My 18th birthday fell on a Wednesday. I had been packing my things for years — selling some, donating others, boxing the rest. I’d have to move out on a weekend and it seemed just a little too discourteous to move out three days after I turned 18–so I waited 10.
My best friend and I set up twin beds on opposite sides of the main room of her parents’ finished basement. After years of waiting, the final season of Inuyasha had just come out. Every week we would make Ramen and watch it there together. We had this little wheeled platform that we’d put chips on so we could wheel it back and forth to each other instead of, you know, getting up and handing each other the bag. We each worked, I went to school, and life was OK.
It wasn’t the first time I’d tried to move in to their house; they were my second, better family. Around junior year I’d sometimes spend four nights in a row at her place.
One of those nights, we were both depressed and decided to go on a drive to clear our heads. We got twenty minutes in before she drove my car into the back of someone else’s. Everyone was fine… except the car.
I stayed at their house that night, then headed home the next day. By this point, I had told my father that I no longer considered him family, as he considered the bottle more familial than his daughters. And so I told them that night that they didn’t want me there and I didn’t want to be there, and I intended to move out, to live with my second family.
Of course they said no, and that if I even tried it, they would charge the other family with kidnapping. Then they barred me from speaking to my best friend–my support system and one of the only people in my life I could talk to. I was grounded, and they drew up a behavioral contract which I was forced to sign. They framed it and put it on the wall. The one detail I remember clearly: “You will talk to your father every day about nice things, like the weather.” Nice things, instead of his alcohol abuse and that one time he hit me.
They never forgave her parents for not calling the night of the accident. No love lost.
But when I moved in at eighteen, life was, in fact, OK… for a while. Our mental health was getting worse, and it blew up in a fight where she punched the wall and told me that she would stay living in the basement, and I was to move upstairs. I had to move all of my things past my second family who had no idea what was going on.
We didn’t speak for three weeks, until I asked her to meet me at a 24 hour diner late one night to talk. I had notes. I had apologies ready. I knew where I went wrong, and where she did. I told her I wasn’t going to let our friendship go.
I don’t remember her exact words, but they amounted to, “I am not interested.” This was November 2009–ten years ago.
I drove into the lit parking lot of a 24 hour gas station, listened to Forget and Not Slow Down, and cried until 2 am.
She told me I could still live in her parents’ house, and she really believed that. But of course I couldn’t live in that house with those memories, with what was once a second family, now strangers. Nor could I move back home to the abuse and the contracts and the told-you-sos. Grandparents weren’t an option, either… they spent ten hours out of each day fighting, and it made me want to pull my hair out, or theirs.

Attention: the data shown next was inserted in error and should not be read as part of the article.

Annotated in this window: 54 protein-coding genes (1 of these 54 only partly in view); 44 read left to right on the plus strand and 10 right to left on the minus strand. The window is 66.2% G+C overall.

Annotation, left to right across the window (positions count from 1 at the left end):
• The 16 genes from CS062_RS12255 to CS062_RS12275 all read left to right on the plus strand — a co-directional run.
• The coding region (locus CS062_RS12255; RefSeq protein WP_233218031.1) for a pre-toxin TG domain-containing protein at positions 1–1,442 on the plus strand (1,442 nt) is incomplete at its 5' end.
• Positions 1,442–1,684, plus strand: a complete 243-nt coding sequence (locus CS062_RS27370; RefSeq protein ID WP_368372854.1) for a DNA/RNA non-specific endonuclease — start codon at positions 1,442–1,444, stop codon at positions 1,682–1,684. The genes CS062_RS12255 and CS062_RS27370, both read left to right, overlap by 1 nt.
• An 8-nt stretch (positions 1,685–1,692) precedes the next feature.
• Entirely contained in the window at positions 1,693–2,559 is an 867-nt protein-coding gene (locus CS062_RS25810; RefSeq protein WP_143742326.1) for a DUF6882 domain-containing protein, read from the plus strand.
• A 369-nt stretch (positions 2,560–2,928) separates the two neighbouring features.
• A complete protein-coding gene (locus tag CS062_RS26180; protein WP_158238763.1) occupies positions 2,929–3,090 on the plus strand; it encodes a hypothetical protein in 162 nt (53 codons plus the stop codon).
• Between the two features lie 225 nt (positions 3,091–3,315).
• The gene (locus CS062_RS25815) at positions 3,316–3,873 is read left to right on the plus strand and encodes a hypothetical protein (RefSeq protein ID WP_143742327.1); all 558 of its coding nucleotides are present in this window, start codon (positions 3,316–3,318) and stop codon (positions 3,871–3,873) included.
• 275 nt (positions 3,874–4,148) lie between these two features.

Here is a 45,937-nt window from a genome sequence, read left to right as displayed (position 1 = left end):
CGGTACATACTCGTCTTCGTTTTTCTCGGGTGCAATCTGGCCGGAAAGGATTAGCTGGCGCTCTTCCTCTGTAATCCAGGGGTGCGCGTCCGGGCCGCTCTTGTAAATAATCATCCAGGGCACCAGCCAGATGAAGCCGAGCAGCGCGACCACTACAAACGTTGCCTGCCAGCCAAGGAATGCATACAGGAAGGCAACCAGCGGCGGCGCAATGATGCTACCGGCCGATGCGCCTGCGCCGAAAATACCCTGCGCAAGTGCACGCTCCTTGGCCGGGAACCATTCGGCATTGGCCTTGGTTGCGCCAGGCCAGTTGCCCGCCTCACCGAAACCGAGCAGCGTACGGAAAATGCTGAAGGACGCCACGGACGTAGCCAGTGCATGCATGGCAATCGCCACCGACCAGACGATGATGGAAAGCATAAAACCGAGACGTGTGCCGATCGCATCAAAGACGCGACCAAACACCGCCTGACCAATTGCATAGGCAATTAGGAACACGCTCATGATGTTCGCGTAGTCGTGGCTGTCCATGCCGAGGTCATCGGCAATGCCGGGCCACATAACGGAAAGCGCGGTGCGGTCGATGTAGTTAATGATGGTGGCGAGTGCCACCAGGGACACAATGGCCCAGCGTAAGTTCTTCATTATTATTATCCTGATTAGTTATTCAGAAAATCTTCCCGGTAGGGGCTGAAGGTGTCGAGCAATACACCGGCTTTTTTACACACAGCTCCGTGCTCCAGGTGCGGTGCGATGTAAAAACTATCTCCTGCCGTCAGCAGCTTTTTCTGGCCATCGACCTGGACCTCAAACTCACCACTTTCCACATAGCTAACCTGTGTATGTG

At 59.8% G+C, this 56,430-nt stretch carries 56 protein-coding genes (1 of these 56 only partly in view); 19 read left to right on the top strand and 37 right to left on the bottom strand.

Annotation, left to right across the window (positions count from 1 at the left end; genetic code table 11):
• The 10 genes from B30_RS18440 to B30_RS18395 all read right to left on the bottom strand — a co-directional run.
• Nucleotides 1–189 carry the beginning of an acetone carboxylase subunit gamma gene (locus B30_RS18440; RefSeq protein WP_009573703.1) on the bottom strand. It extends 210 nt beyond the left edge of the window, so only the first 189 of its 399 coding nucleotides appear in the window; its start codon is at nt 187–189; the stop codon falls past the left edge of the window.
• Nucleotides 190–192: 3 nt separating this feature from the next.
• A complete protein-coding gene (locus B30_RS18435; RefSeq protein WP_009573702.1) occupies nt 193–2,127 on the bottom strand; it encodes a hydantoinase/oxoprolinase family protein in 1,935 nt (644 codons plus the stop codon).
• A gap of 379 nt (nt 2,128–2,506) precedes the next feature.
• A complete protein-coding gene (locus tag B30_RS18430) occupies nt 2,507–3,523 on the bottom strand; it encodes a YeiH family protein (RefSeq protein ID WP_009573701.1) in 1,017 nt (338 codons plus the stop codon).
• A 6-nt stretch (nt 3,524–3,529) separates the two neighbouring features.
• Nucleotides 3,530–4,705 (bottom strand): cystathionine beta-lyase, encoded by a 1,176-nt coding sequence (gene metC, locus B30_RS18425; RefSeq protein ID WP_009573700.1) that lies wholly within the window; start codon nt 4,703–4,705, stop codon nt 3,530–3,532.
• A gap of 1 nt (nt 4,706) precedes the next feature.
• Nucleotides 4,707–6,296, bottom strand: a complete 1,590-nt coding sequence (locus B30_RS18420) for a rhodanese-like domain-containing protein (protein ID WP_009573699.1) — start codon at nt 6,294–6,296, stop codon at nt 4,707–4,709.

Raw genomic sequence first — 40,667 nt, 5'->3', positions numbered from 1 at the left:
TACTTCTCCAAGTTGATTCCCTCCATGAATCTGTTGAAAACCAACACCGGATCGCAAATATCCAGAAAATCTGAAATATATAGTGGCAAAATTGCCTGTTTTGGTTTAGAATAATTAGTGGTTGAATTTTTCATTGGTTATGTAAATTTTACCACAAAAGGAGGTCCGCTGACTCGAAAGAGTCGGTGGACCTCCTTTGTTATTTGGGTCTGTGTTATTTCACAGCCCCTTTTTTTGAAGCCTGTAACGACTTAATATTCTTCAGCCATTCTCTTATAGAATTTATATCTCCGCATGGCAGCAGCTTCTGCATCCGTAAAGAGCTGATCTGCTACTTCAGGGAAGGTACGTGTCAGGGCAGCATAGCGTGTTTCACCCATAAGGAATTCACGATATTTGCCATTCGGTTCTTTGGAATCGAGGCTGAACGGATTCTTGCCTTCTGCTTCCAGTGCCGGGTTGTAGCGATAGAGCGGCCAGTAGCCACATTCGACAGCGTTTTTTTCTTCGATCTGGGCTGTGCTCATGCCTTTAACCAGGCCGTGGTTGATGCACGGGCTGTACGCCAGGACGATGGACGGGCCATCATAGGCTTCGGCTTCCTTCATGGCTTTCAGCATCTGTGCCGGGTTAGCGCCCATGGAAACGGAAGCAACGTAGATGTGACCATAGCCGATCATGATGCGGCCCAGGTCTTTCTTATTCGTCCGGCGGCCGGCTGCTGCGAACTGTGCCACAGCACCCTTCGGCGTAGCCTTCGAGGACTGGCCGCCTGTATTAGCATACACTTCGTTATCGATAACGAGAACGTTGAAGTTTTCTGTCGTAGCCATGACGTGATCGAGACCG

I couldn’t quite afford my own place, and with a super-Christian family, I couldn’t ask my then-boyfriend to move in with me and help with rent…
Or at least, not without a ring.
We were too young, and both of us knew that. But we had been together for two and a half years. We knew we wanted to spend our lives together; we were just pushing the date up a bit. We also knew that we loved each other and that whatever problems came up later, we could work out in therapy–because communication was our strength, and it was the most important foundation we could have.
(Of course, we vastly overestimated our ability to afford therapy.)
He proposed to me on December 17, 2009, during the Christmas light show at the zoo. I mostly knew it was coming, especially because he was so nervous that he kept clicking the ring box in his pocket. It started snowing soon after. We got hot chocolates and were nervous, but it was a beautiful ring and we were happy.
Six months later, on June 12, 2010, we got married. He had just turned 20. I was just shy of 19.
My best friend and I made up a few years later, and then broke up again. Then we made up again a few years later, and it was the best it had ever been, and it lasted another six years, until this past July.
I lost two more friends this month… one a man that I erroneously thought I could trust, and another in the fallout of me calling that man out.
Sometimes depression doesn’t have an external cause. We wake up feeling hopeless and exhausted for seemingly no reason.
Today, it has a cause. These recent losses didn’t just open the wound of me losing my best friend four months ago, but wounds from ten years ago, and even longer.
They are all connected. She vastly changed the trajectory of my life, for better or worse.
In a few weeks, I will have to drive back home to Ohio, to the house that still has that framed contract tucked away somewhere. Her house is on the route to get from my parents’ house to that of my in-laws. I will have to distract myself somehow so that when we get to that intersection, I don’t tell him to turn left, just for old times sake. Our cars could even pass each other’s–but even if we see each other, it won’t matter. We are, again and forever, strangers.
I’d rather forget and not slow down…